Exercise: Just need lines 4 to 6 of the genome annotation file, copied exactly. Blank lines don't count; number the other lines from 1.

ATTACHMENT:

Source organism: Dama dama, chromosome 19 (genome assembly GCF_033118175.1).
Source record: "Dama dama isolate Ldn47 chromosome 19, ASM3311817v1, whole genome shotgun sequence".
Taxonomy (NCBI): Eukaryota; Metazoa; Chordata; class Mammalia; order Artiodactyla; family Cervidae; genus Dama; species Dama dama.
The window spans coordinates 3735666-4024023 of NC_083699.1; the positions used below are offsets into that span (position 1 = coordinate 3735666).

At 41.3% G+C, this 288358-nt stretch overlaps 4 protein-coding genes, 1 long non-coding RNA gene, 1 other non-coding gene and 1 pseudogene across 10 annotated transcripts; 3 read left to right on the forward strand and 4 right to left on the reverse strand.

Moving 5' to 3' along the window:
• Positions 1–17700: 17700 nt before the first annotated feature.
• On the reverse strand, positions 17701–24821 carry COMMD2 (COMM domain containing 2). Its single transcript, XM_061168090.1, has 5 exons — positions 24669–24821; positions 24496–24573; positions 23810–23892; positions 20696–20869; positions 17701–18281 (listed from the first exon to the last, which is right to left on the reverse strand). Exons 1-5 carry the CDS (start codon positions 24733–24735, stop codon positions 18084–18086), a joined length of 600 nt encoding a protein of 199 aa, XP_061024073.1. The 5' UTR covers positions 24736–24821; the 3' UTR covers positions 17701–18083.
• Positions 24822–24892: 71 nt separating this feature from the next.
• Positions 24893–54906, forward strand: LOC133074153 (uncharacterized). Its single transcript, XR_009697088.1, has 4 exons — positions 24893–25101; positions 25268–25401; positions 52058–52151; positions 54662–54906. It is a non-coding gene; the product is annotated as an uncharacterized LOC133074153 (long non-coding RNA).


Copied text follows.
The window spans coordinates 3735666-4024023 of NC_083699.1; the positions used below are offsets into that span (position 1 = coordinate 3735666).

At 41.3% G+C, this 288358-nt stretch overlaps 4 protein-coding genes, 1 long non-coding RNA gene, 1 other non-coding gene and 1 pseudogene across 10 annotated transcripts; 3 read left to right on the forward strand and 4 right to left on the reverse strand.

Moving 5' to 3' along the window: